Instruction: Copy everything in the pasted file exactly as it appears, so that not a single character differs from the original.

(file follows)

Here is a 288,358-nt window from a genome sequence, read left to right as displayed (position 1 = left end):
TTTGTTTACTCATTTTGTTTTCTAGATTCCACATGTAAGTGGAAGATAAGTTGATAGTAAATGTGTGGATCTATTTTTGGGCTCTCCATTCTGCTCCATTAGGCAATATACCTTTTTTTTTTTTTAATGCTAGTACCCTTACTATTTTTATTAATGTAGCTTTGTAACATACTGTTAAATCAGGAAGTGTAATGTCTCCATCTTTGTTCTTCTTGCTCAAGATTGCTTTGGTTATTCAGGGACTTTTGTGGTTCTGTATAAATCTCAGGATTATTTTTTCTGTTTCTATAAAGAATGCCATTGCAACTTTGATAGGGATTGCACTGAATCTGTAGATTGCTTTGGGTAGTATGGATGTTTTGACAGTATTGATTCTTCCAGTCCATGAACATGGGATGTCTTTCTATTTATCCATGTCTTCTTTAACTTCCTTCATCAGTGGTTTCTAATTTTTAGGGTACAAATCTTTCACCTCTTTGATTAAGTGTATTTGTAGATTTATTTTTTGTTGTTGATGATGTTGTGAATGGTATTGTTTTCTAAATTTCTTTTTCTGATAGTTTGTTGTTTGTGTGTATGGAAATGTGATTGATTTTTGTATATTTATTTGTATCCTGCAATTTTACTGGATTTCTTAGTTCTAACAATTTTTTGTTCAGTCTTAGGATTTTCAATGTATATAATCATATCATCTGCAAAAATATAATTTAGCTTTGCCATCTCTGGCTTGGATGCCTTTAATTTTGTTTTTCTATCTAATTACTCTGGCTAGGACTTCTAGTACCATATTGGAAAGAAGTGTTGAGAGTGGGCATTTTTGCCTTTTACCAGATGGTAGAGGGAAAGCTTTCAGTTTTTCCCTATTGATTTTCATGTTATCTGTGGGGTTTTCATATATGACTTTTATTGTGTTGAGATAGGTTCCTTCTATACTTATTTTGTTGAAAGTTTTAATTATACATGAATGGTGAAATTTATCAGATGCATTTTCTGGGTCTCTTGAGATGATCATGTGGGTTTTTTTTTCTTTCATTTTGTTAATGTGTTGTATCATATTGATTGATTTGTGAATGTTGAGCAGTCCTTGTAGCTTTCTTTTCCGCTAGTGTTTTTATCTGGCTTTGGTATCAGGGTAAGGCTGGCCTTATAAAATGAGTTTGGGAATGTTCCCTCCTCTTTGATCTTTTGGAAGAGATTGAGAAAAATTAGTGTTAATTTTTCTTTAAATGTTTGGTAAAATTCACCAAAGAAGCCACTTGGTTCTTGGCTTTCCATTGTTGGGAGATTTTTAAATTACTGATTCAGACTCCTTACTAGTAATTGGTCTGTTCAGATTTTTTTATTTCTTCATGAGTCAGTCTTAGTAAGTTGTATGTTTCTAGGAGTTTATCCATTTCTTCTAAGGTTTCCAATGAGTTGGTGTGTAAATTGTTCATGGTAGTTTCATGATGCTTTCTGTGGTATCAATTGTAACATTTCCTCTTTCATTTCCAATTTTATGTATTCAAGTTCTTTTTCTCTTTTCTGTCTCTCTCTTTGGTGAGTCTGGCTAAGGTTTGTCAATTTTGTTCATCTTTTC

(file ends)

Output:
Here is a 288,358-nt window from a genome sequence, read left to right as displayed (position 1 = left end):
TTTGTTTACTCATTTTGTTTTCTAGATTCCACATGTAAGTGGAAGATAAGTTGATAGTAAATGTGTGGATCTATTTTTGGGCTCTCCATTCTGCTCCATTAGGCAATATACCTTTTTTTTTTTTTAATGCTAGTACCCTTACTATTTTTATTAATGTAGCTTTGTAACATACTGTTAAATCAGGAAGTGTAATGTCTCCATCTTTGTTCTTCTTGCTCAAGATTGCTTTGGTTATTCAGGGACTTTTGTGGTTCTGTATAAATCTCAGGATTATTTTTTCTGTTTCTATAAAGAATGCCATTGCAACTTTGATAGGGATTGCACTGAATCTGTAGATTGCTTTGGGTAGTATGGATGTTTTGACAGTATTGATTCTTCCAGTCCATGAACATGGGATGTCTTTCTATTTATCCATGTCTTCTTTAACTTCCTTCATCAGTGGTTTCTAATTTTTAGGGTACAAATCTTTCACCTCTTTGATTAAGTGTATTTGTAGATTTATTTTTTGTTGTTGATGATGTTGTGAATGGTATTGTTTTCTAAATTTCTTTTTCTGATAGTTTGTTGTTTGTGTGTATGGAAATGTGATTGATTTTTGTATATTTATTTGTATCCTGCAATTTTACTGGATTTCTTAGTTCTAACAATTTTTTGTTCAGTCTTAGGATTTTCAATGTATATAATCATATCATCTGCAAAAATATAATTTAGCTTTGCCATCTCTGGCTTGGATGCCTTTAATTTTGTTTTTCTATCTAATTACTCTGGCTAGGACTTCTAGTACCATATTGGAAAGAAGTGTTGAGAGTGGGCATTTTTGCCTTTTACCAGATGGTAGAGGGAAAGCTTTCAGTTTTTCCCTATTGATTTTCATGTTATCTGTGGGGTTTTCATATATGACTTTTATTGTGTTGAGATAGGTTCCTTCTATACTTATTTTGTTGAAAGTTTTAATTATACATGAATGGTGAAATTTATCAGATGCATTTTCTGGGTCTCTTGAGATGATCATGTGGGTTTTTTTTTCTTTCATTTTGTTAATGTGTTGTATCATATTGATTGATTTGTGAATGTTGAGCAGTCCTTGTAGCTTTCTTTTCCGCTAGTGTTTTTATCTGGCTTTGGTATCAGGGTAAGGCTGGCCTTATAAAATGAGTTTGGGAATGTTCCCTCCTCTTTGATCTTTTGGAAGAGATTGAGAAAAATTAGTGTTAATTTTTCTTTAAATGTTTGGTAAAATTCACCAAAGAAGCCACTTGGTTCTTGGCTTTCCATTGTTGGGAGATTTTTAAATTACTGATTCAGACTCCTTACTAGTAATTGGTCTGTTCAGATTTTTTTATTTCTTCATGAGTCAGTCTTAGTAAGTTGTATGTTTCTAGGAGTTTATCCATTTCTTCTAAGGTTTCCAATGAGTTGGTGTGTAAATTGTTCATGGTAGTTTCATGATGCTTTCTGTGGTATCAATTGTAACATTTCCTCTTTCATTTCCAATTTTATGTATTCAAGTTCTTTTTCTCTTTTCTGTCTCTCTCTTTGGTGAGTCTGGCTAAGGTTTGTCAATTTTGTTCATCTTTTC